Aging, breast cancer risk are linked Women who live past age 85 found to have higher risk

September 29, 1992|By Newsday

If a woman lives past age 85, her risk of developing breast cancer during her lifetime increases from one in nine -- the widely reported national rate -- to one in eight, according to the National Cancer Institute.

Officials at the institute, which reported the rate change in today's edition of its publication, Cancer Statistics Review 1973-1989, said the change does not mean that an individual woman's risk of getting breast cancer has increased. Rather, the change simply reflects that more women are living beyond age 85, the former cutoff for calculating lifetime risk, according to Susan Jenks, spokeswoman for the institute.

"It's very important that women realize that this doesn't state an increase in incidence of breast cancer, it's just a difference in the methodology," said Frank Sala, American Cancer Society spokesman.

About 39.2 percent of women live beyond their 85th birthday. And after a woman turns 85, her risk of developing breast cancer has become one in eight. The data is presented in five-year intervals, beginning at age 25.

Mr. Sala pointed out that an individual woman's risk of getting breast cancer increases throughout her life, as she ages. For instance, a woman at age 50 has a one in 50 chance of developing breast cancer. But a woman at age 63 has a one in 23 chance, and a woman at age 70 has a one in 13 chance, according to the institute's figures.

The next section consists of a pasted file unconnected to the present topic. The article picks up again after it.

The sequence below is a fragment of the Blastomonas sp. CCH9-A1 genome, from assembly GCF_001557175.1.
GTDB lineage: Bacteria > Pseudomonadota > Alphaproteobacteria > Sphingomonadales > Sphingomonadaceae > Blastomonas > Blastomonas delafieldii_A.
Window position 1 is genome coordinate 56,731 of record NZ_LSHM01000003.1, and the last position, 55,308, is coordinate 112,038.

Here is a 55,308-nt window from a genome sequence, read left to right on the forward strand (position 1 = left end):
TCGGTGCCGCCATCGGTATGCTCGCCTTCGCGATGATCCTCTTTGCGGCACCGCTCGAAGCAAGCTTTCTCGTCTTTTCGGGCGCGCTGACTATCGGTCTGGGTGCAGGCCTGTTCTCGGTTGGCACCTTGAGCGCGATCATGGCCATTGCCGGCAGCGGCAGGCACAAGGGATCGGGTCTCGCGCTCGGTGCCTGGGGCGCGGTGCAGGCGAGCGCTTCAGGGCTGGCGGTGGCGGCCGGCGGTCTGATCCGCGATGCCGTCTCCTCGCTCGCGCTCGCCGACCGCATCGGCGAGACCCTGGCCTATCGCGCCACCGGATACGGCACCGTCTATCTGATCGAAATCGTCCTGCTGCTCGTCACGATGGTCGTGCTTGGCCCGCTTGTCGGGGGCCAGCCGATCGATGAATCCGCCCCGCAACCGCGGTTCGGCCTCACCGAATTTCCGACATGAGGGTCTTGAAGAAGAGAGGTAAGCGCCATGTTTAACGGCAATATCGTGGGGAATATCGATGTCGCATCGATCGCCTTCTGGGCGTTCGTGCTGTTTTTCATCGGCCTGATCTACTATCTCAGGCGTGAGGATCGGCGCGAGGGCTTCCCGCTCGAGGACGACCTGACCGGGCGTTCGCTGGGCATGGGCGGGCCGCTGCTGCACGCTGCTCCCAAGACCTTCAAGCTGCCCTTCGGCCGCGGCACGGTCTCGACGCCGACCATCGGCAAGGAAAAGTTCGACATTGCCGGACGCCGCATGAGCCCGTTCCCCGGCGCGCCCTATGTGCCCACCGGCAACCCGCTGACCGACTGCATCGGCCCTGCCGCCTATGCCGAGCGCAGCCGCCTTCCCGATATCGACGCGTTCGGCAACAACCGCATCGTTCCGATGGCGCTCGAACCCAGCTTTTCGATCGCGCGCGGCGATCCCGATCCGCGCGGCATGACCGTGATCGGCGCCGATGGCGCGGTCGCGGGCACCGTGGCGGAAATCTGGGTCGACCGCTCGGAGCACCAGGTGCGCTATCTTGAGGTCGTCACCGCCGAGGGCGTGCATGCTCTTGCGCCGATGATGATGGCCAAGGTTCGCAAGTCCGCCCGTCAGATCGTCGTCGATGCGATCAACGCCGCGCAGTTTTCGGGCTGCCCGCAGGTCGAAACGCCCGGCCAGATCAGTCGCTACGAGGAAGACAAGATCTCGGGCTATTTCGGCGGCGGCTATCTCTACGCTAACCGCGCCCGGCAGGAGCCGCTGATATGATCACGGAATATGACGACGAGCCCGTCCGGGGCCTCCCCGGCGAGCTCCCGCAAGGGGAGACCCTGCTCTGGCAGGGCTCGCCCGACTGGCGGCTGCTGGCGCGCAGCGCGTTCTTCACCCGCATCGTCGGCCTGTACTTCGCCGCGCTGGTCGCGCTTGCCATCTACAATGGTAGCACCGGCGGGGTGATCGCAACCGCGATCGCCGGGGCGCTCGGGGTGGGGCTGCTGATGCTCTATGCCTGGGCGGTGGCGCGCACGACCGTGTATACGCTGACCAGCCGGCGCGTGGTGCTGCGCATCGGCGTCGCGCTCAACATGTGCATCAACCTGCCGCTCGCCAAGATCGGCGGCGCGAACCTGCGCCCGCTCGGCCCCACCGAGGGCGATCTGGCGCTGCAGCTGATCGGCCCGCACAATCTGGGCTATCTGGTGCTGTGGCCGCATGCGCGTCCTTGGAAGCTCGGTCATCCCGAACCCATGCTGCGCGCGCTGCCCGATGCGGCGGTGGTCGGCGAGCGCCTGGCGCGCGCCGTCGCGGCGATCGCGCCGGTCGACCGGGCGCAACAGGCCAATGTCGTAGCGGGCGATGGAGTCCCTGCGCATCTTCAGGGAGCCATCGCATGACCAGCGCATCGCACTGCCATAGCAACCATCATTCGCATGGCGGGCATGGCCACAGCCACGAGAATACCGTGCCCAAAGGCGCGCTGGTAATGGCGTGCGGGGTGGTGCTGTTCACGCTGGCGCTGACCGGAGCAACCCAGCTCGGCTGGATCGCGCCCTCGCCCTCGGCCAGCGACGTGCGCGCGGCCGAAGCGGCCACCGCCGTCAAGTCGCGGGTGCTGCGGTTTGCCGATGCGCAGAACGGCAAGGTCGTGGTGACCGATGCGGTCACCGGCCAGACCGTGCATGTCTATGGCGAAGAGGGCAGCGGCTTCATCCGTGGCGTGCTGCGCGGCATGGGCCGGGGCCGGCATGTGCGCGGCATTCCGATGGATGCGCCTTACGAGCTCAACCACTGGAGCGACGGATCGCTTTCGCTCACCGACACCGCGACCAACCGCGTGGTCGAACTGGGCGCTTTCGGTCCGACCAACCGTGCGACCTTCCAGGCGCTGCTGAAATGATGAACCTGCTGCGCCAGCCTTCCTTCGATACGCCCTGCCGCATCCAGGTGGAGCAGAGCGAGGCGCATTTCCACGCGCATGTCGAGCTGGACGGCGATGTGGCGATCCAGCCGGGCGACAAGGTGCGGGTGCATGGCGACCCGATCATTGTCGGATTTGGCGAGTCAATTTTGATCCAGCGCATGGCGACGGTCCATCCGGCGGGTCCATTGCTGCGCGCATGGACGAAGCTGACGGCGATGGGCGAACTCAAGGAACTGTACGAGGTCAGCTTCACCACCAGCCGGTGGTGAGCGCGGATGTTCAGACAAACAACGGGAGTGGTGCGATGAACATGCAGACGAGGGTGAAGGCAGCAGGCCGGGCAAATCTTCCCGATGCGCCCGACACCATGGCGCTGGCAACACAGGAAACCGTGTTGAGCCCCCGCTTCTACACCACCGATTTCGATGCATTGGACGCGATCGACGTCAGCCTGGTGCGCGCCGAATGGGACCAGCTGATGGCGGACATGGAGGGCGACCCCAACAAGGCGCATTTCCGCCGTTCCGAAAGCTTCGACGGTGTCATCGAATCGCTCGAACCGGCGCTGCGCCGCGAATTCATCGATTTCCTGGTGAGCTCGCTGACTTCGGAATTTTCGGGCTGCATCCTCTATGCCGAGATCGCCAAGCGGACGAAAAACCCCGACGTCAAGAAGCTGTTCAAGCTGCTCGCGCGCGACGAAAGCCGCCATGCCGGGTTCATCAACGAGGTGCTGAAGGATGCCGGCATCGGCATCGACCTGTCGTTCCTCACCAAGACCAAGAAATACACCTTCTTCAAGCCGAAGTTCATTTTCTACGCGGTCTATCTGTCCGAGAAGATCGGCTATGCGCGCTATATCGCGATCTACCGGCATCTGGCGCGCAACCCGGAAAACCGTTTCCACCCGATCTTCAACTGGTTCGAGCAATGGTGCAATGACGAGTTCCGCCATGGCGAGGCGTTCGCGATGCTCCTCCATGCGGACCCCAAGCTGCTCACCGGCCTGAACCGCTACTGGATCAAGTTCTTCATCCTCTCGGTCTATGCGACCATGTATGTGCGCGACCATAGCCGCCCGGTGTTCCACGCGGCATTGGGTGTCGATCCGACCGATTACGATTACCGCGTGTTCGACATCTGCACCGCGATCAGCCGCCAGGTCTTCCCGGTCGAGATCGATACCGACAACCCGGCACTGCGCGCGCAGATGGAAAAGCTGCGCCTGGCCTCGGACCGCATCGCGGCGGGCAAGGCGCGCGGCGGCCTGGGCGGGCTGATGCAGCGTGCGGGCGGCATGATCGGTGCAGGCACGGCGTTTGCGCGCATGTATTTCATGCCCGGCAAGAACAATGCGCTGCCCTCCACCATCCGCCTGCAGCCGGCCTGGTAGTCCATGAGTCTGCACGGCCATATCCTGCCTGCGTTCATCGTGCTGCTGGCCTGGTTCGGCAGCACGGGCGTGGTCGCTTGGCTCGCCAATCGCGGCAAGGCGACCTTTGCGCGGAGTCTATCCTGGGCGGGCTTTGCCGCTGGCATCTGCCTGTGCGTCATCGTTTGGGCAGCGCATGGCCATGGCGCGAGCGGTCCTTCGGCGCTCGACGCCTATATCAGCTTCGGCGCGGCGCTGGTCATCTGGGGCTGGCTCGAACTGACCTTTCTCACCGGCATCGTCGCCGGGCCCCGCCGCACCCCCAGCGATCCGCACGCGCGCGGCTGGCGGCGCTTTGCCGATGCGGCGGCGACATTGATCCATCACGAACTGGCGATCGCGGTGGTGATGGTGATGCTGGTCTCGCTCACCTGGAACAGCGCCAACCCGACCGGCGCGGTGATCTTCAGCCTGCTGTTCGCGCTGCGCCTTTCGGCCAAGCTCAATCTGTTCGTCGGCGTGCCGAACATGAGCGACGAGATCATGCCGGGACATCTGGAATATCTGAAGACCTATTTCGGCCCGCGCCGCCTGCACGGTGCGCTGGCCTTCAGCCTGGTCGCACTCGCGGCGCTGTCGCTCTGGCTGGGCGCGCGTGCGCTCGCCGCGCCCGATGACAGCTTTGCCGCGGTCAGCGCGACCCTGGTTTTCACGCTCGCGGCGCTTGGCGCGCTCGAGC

The lifespan of the average American woman was 79 in 1990, the latest statistic available. At that age, a woman's risk of developing breast cancer, is somewhere between one in 10 and one in 11.

Researchers at the National Cancer Institute and the American Cancer Society worked together to calculate the new "one in eight" figure based on 1987-1988 breast cancer rates reported in various states nationwide.

The data is part of the institute's Surveillance, Epidemiology and End Results Program, a registry the agency uses to calculate breast cancer incidence nationwide.

After examining the age of women at the time breast cancer cases were detected, the researchers decided to extend the agency's cutoff age for lifetime risk.

Thus, under the old method of measuring lifetime risk, a woman had an 11.5 percent (or one in nine) chance of developing breast cancer by age 85.

Now, beyond age 85, women are calculated to have a 12.1 percent (or one in eight) chance.

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